Are speculations over how time might have begun and what happens to our consciousness after the body dies really the most pressing of spiritual issues? Isn't how we embrace the present moment far more critical to our growth and our ability to contribute to the world?

For centuries religion has prospered largely on the premise of offering "answers" to the questions of how life began and what happens when the body dies. Frankly the insights provided by organized faith on these matters is little more than speculation designed to comfort believers.

There's nothing wrong with a little comfort. But it's bizarre, to say the least, that failure to accept the specific consolation provided would result in eternal torment.

It's difficult to believe insights about the origins of the universe and the nature of an afterlife when such teachings are served with the threat of punishment should one disagree. Such a creed can only be viewed as highly suspect by genuine spiritual travelers.

The question arises: Is it really that important that we all agree on how existence began and where our consciousness goes upon leaving the body?

No doubt the subject matter is of the profoundest nature. Who hasn't lain awake at night pondering these questions at length?

How did the universe begin?

How is it even possible to assume a beginning took place, as so doing implies at some point there was nothing, from which everything emerged?

What is the meaning of this life experience? What will happen to my identity when my body can no longer sustain the life force?

What is this life force that animates me and provokes spontaneous thinking?

I'm sure anyone still reading this content can relate to the above list of musings. And certainly a number of other related questions could be added.

But while fascinating at the level of philosophical conversation, and perhaps useful in the formulation of a personal spiritual truth, how relevant are these questions to this present moment? In other words, are the specifics of how life began and what happens when the body dies really the most important aspects of spirituality?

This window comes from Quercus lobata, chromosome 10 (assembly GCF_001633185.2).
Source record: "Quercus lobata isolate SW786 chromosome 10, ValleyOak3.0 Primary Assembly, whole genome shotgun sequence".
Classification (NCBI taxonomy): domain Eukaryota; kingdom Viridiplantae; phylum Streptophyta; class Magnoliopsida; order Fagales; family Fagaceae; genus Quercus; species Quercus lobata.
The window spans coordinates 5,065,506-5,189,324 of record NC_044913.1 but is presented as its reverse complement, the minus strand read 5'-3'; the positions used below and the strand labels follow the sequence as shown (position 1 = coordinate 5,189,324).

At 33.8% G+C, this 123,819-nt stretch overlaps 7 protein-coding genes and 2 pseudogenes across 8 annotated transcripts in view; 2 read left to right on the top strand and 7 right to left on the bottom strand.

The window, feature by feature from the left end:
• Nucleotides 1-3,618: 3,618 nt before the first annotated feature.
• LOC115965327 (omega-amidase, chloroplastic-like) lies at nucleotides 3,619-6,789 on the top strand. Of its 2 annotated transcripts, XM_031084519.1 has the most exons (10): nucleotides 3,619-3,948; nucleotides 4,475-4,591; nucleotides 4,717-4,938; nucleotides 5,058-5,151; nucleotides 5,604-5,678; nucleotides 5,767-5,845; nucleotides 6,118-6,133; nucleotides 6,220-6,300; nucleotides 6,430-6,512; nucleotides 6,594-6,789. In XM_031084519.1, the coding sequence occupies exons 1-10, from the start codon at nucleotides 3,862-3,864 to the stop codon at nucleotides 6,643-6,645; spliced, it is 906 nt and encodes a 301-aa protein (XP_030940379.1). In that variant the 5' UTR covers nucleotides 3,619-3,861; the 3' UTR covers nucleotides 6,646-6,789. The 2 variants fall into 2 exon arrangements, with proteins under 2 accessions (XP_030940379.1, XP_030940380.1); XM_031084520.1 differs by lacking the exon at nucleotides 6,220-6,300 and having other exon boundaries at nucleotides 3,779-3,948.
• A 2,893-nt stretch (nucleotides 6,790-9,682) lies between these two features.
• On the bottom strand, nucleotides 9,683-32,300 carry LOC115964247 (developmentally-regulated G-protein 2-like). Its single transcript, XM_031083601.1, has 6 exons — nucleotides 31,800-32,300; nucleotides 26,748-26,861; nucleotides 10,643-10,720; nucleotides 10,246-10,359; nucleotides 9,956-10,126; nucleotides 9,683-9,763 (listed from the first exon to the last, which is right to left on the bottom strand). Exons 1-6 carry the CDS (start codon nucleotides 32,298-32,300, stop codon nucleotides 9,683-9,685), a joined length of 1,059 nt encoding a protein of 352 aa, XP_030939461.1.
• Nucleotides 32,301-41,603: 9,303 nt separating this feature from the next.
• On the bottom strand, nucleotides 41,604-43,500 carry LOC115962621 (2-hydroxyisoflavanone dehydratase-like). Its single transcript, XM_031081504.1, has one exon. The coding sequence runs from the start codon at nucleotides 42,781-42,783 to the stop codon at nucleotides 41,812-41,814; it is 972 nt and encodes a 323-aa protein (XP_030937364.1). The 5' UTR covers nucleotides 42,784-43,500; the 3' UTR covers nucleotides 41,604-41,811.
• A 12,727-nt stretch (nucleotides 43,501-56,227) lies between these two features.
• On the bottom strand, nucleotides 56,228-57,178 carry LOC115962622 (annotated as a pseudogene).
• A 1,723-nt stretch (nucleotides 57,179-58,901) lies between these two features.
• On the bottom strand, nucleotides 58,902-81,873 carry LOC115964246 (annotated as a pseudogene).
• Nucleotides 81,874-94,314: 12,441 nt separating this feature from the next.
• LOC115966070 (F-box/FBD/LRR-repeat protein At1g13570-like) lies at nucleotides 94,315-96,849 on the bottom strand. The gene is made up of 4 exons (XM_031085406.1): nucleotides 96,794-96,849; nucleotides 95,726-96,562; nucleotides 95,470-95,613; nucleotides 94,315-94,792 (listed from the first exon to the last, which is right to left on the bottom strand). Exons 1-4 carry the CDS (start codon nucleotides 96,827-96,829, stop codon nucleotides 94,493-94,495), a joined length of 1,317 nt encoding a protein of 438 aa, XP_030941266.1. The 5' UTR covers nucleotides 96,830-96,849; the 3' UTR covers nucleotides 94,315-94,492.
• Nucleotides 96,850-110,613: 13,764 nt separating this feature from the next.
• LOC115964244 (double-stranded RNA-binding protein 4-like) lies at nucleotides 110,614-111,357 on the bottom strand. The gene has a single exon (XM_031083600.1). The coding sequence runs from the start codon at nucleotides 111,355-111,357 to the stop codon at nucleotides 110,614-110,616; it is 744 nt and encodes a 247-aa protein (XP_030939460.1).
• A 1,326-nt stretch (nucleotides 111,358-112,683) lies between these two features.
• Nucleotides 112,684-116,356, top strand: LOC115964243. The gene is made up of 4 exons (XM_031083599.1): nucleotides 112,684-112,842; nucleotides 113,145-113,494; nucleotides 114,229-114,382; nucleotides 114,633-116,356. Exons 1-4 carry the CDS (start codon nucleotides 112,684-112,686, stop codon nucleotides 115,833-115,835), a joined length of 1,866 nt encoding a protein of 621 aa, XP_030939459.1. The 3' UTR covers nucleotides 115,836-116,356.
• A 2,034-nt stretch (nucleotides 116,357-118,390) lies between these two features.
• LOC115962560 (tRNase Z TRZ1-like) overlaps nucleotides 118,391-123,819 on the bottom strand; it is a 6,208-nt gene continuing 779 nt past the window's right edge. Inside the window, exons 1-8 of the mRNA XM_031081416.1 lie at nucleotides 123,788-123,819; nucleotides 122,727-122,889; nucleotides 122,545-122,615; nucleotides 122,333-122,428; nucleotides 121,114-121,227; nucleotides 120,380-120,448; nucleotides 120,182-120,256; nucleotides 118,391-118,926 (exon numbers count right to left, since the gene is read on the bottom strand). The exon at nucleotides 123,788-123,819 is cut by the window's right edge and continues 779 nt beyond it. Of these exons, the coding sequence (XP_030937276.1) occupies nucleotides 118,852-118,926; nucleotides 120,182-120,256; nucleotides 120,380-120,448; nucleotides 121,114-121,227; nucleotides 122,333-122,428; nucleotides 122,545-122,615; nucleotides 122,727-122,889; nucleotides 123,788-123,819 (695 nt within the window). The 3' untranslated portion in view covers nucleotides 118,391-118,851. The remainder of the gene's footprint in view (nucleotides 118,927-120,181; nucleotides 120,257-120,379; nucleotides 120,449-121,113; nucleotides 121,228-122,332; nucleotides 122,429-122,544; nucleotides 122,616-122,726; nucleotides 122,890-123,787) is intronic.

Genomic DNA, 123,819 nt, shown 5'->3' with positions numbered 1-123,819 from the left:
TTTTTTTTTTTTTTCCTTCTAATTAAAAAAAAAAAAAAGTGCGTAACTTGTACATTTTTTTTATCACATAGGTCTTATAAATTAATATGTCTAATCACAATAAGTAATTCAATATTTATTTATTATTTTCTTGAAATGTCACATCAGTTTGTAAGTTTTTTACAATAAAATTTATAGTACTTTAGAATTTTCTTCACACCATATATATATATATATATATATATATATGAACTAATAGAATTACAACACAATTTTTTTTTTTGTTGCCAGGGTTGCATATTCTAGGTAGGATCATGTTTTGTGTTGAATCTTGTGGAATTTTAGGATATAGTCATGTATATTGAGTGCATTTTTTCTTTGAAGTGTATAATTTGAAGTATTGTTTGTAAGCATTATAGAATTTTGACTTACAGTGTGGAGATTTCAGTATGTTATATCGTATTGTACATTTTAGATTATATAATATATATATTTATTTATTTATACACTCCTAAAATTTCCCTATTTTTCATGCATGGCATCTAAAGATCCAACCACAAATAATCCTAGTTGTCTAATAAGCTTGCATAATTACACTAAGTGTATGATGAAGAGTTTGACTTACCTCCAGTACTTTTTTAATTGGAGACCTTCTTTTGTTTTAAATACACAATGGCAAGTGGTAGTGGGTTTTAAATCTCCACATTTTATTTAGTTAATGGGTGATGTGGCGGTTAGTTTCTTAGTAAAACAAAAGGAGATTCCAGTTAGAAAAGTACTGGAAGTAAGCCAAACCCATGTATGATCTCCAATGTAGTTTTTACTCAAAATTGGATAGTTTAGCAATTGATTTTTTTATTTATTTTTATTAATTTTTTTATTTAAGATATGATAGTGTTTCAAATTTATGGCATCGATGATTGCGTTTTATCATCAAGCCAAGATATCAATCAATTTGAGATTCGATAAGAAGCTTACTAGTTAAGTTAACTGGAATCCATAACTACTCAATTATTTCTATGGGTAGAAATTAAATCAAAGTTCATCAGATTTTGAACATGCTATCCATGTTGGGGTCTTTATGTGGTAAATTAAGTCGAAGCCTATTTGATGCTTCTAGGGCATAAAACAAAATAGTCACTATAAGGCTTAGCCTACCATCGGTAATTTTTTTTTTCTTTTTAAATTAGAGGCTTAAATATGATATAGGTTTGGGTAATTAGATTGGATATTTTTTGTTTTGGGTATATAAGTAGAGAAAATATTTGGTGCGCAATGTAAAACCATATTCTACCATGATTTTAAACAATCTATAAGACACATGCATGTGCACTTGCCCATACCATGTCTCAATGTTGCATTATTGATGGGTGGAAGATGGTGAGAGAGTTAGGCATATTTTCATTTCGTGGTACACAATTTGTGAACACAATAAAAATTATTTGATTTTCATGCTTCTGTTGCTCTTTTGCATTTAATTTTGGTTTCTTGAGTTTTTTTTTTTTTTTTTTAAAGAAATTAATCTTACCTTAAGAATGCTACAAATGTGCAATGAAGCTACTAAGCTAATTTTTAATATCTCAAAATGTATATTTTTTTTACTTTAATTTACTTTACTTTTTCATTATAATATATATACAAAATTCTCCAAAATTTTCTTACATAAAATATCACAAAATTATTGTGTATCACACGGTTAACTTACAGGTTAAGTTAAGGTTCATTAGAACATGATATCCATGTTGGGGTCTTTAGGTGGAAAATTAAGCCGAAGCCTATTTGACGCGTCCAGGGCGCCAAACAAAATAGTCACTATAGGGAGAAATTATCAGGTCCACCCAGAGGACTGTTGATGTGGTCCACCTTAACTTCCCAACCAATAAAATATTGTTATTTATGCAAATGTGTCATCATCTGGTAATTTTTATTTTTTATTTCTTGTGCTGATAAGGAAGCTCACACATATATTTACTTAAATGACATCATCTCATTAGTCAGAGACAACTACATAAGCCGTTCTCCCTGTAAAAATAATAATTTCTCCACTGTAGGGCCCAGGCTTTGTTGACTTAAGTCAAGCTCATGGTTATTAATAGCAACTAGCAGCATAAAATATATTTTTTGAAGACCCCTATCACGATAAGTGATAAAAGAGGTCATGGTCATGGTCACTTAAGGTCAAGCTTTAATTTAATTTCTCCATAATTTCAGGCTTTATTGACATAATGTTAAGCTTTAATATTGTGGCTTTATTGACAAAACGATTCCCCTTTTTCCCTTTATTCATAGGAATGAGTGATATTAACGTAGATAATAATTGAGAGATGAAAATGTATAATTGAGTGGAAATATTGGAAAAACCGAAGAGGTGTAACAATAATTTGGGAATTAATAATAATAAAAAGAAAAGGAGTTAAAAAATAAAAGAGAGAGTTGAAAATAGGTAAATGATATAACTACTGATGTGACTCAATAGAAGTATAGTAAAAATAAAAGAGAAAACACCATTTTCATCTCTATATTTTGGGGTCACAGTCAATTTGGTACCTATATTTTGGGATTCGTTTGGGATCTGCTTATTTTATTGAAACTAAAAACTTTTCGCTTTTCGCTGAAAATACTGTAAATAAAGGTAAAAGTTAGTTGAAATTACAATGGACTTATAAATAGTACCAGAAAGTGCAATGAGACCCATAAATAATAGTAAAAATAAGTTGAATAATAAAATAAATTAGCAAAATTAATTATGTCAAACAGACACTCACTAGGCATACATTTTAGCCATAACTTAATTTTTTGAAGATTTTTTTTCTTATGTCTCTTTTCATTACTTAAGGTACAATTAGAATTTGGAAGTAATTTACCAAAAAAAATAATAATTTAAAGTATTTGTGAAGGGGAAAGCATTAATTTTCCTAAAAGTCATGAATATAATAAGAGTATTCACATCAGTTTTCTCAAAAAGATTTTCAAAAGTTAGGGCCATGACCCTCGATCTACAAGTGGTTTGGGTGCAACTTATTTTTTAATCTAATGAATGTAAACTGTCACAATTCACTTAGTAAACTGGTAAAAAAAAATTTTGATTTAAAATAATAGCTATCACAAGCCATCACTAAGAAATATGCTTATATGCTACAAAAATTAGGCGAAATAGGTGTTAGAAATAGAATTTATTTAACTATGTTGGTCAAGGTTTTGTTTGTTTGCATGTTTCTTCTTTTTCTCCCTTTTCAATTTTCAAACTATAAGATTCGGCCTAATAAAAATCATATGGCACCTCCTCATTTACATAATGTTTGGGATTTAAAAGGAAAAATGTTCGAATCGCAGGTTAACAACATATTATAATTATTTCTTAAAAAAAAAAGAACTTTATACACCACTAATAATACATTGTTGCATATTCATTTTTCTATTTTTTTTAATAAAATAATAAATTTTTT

Isn't it far more pertinent that we embrace the unfolding now without attachment and to the full extent of our personal capacity, that we might understand the true nature of awareness and beingness? Should we not focus our energy more on expanding into our own bliss and contributing love and goodness into the collective?

It seems the height of superstitious fear to live in constant concern about whether or not our arbitrary thoughts and observance of ritual will result in the desired reservation in the afterlife. And it's nothing more than fanaticism to demand adherence to a consensus ideal of how the world came to be, especially when the model has nothing to do with scientific data and verifiable research.

How can a conscious traveler be much good to him or herself, much less to the rest of humanity, by remaining fixated on dogmatic notions of the distant past and unpredictable future? Here is a revealing difference between religion and genuine spirituality.

Organized faith is more concerned with tedium and ceremony. Adherents must remember the names and dates of import and agree on the relevant metaphysical points. It is from the residue of religious thinking that people become obsessed with creation vs. evolution, judgment, vs., reincarnation, and so forth.

Spirituality is the pure exploration of consciousness, including self-awareness and compassion for others. Here matters of specific theology are secondary to living and loving in the gift of the moment.

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